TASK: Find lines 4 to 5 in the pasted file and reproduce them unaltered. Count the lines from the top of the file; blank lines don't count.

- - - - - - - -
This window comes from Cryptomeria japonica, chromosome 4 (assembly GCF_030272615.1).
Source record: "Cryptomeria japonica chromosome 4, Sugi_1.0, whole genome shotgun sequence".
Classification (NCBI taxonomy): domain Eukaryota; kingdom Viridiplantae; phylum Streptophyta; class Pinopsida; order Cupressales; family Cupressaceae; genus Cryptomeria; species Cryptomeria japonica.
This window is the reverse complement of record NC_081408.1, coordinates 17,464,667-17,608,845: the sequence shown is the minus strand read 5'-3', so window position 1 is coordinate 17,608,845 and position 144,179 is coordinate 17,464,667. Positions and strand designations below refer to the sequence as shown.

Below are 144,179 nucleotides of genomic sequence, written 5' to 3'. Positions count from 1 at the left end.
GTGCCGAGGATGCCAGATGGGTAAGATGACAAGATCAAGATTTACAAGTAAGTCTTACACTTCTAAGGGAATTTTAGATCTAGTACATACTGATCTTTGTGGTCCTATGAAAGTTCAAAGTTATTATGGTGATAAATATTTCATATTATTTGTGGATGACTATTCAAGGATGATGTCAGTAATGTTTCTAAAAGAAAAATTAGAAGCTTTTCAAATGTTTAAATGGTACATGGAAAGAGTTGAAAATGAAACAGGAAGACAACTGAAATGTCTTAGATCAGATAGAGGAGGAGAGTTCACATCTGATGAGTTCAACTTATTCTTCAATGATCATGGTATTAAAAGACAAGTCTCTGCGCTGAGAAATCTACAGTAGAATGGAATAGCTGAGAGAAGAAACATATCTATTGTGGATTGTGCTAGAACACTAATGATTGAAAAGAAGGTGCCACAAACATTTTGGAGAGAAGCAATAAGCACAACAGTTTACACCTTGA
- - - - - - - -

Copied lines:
This window is the reverse complement of record NC_081408.1, coordinates 17,464,667-17,608,845: the sequence shown is the minus strand read 5'-3', so window position 1 is coordinate 17,608,845 and position 144,179 is coordinate 17,464,667. Positions and strand designations below refer to the sequence as shown.

Below are 144,179 nucleotides of genomic sequence, written 5' to 3'. Positions count from 1 at the left end.